Malaysia Airlines plane rerouted from Ukraine in wake of MH17 disaster - to Syria
MH17 disaster has shown it is largely up to carriers whether to route flights over conflict areas like Ukraine and Syria; some now eye change
Bloomberg in Frankfurt and Washington
A no-fly area declared in eastern Ukraine after the downing of flight MH17 is a rare restriction shared with rogue states like North Korea, prompting some airlines to question whether rules for flights over war zones need tightening.
The debate came as Malaysia Airlines flew into a fresh round of criticism for diverting one of its flights away from Ukraine - and rerouting it over war-torn Syria.
While skies over trouble spots such as Libya and Syria are avoided by some airlines on an ad hoc basis, official airspace closures are generally declared by the countries affected and limited to events such as the aftermath of the September 11, 2001 terrorist attacks or volcanic eruptions that can create dangerous ash clouds.
Yesterday the US suspended all of its commercial airline flights to Tel Aviv for 24 hours after news reports of rocket debris near Ben Gurion International Airport.
A Delta 747 heading to Tel Aviv from New York was over the Mediterranean when it turned around and flew to Paris instead.
Malaysia Airlines confirmed that on Sunday flight MH4, from London to Kuala Lumpur, was rerouted over Syria following the closure of the flight's usual route over Ukraine. MH17 was apparently brought down by a missile fired from Ukraine's east, causing the loss of almost 300 lives three days earlier.
The crisis-hit airline said the Syrian flight path was among routes approved by the UN's International Civil Aviation Organisation. "As per the notice to airmen issued by the Syrian Civil Aviation Authority, the Syrian airspace was not subject to restrictions. At all times, MH4 was in airspace approved by ICAO," it said.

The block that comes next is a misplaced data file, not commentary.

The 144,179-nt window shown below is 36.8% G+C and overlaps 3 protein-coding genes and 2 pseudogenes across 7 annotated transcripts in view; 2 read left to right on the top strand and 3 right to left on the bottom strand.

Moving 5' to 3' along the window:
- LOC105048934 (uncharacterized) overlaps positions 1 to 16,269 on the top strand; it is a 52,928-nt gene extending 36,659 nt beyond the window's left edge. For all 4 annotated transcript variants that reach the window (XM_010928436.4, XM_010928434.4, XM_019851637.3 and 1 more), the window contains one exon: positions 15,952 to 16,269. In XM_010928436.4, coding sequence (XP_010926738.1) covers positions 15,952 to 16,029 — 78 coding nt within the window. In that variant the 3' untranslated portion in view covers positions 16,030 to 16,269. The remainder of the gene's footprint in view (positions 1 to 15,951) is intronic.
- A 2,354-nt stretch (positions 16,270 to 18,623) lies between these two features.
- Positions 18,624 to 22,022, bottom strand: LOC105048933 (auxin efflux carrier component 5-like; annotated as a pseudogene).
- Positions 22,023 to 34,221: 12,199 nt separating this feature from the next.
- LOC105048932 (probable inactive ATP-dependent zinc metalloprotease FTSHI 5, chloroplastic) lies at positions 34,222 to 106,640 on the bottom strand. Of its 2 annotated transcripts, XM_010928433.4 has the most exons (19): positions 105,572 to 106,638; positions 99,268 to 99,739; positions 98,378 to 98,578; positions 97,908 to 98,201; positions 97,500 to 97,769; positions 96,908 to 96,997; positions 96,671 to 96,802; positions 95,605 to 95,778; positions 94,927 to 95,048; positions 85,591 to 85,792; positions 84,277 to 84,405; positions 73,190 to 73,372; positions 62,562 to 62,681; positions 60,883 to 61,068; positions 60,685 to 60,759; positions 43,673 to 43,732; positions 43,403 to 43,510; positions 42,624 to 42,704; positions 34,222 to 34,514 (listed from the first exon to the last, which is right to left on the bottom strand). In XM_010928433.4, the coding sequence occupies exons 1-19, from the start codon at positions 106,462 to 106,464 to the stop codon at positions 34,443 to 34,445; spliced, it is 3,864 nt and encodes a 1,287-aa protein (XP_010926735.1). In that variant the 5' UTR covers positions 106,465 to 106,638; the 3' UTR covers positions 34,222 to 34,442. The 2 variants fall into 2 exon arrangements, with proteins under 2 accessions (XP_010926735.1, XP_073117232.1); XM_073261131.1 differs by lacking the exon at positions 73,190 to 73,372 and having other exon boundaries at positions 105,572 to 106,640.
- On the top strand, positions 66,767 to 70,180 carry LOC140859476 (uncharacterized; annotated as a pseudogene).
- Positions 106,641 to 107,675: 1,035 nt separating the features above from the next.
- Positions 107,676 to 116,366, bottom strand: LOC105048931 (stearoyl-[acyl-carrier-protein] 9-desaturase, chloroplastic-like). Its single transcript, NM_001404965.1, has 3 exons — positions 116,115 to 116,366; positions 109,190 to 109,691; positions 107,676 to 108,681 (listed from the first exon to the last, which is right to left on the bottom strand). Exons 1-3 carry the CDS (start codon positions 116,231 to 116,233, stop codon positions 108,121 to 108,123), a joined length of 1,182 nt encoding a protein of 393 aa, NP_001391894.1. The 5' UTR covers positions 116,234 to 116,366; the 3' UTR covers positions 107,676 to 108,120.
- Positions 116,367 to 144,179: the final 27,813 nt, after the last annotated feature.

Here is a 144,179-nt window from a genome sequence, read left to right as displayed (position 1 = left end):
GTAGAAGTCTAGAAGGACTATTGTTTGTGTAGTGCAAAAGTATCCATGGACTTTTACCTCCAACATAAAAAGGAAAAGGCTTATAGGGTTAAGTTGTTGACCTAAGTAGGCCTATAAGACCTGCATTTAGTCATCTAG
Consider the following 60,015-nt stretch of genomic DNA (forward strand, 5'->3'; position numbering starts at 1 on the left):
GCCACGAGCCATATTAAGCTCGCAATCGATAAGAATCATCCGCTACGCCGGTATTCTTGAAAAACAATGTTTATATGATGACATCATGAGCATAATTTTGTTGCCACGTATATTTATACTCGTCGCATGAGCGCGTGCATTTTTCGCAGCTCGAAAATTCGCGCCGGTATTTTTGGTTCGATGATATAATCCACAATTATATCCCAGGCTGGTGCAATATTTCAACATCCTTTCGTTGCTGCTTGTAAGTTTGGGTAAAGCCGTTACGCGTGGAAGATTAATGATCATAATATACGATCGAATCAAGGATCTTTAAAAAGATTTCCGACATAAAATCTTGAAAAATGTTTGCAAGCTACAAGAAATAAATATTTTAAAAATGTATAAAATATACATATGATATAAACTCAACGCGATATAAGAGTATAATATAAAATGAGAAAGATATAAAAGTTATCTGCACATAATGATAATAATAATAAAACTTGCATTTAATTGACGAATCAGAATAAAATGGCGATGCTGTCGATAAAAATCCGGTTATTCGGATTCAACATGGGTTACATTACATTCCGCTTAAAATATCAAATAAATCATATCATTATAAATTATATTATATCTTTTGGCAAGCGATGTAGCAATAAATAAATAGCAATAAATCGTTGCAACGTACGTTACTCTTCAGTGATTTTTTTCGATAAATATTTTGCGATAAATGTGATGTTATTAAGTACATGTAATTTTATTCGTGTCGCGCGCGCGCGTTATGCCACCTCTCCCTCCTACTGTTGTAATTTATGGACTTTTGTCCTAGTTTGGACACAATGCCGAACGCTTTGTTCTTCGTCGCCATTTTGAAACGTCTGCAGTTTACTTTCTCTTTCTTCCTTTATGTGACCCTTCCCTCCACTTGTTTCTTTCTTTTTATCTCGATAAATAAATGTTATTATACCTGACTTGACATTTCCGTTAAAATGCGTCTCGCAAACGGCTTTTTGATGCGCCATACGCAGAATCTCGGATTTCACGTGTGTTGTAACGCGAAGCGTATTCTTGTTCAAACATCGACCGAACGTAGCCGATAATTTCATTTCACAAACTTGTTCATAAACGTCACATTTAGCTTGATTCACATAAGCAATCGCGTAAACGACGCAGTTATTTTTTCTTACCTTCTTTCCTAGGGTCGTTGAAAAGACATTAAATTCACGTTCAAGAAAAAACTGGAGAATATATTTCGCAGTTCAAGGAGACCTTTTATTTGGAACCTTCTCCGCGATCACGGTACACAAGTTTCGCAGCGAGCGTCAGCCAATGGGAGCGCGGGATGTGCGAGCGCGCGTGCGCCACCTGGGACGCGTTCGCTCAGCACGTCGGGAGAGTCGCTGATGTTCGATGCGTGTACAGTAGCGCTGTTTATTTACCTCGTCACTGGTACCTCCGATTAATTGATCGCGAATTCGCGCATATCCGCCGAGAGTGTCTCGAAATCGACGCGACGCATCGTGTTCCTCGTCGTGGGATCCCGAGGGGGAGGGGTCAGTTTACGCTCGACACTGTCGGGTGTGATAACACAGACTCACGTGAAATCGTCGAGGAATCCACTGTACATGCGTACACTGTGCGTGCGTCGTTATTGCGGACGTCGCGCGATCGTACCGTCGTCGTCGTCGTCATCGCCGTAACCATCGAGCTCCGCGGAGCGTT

But the move drew disbelief and scorn on social media. "What is wrong with these guys? Malaysians are now flying over Syria," said one person on Twitter.
Air traffic tracking site Flightradar24 first reported MH4's flight path on its Twitter feed. "As far as we have seen MH4 was the only transcontinental flight going over Syria," it said.
It is not only the public who are dubious about passenger jets flying over war zones.
Lufthansa has joined calls from Dubai-based Emirates to confront a policy permitting high-altitude flights over such areas. Airlines want a conference that includes the ICAO and regulators such as the US Federal Aviation Administration and European Aviation Safety Agency.
"Ukraine is closed now, but apart from that, North Korea is pretty much the only true no-go area for any airline around the world," said Philip Plantholt of Flightradar24. North Korea was singled out because "no one wants to get caught in a missile-testing exercise there", he said.
Flight MH17 was following a regular route when targeted by the missile strike, having followed the same path on five days in the previous week, according to Flightradar24. In the week before the tragedy, 820 flights traversed eastern Ukraine, with two - flown by Singapore Airlines and Air India - within 26km of the Malaysian jet when it was blown up.
MH4's flight path over Syria, according to Flightradar24, is permitted but long avoided by some of the biggest carriers. "You don't find British Airways, United Airlines or Emirates flying over Syria," said Flightradar24's Mikael Robertsson. "They've been avoiding Syria for more than a year."
Additional reporting by Agence France-Presse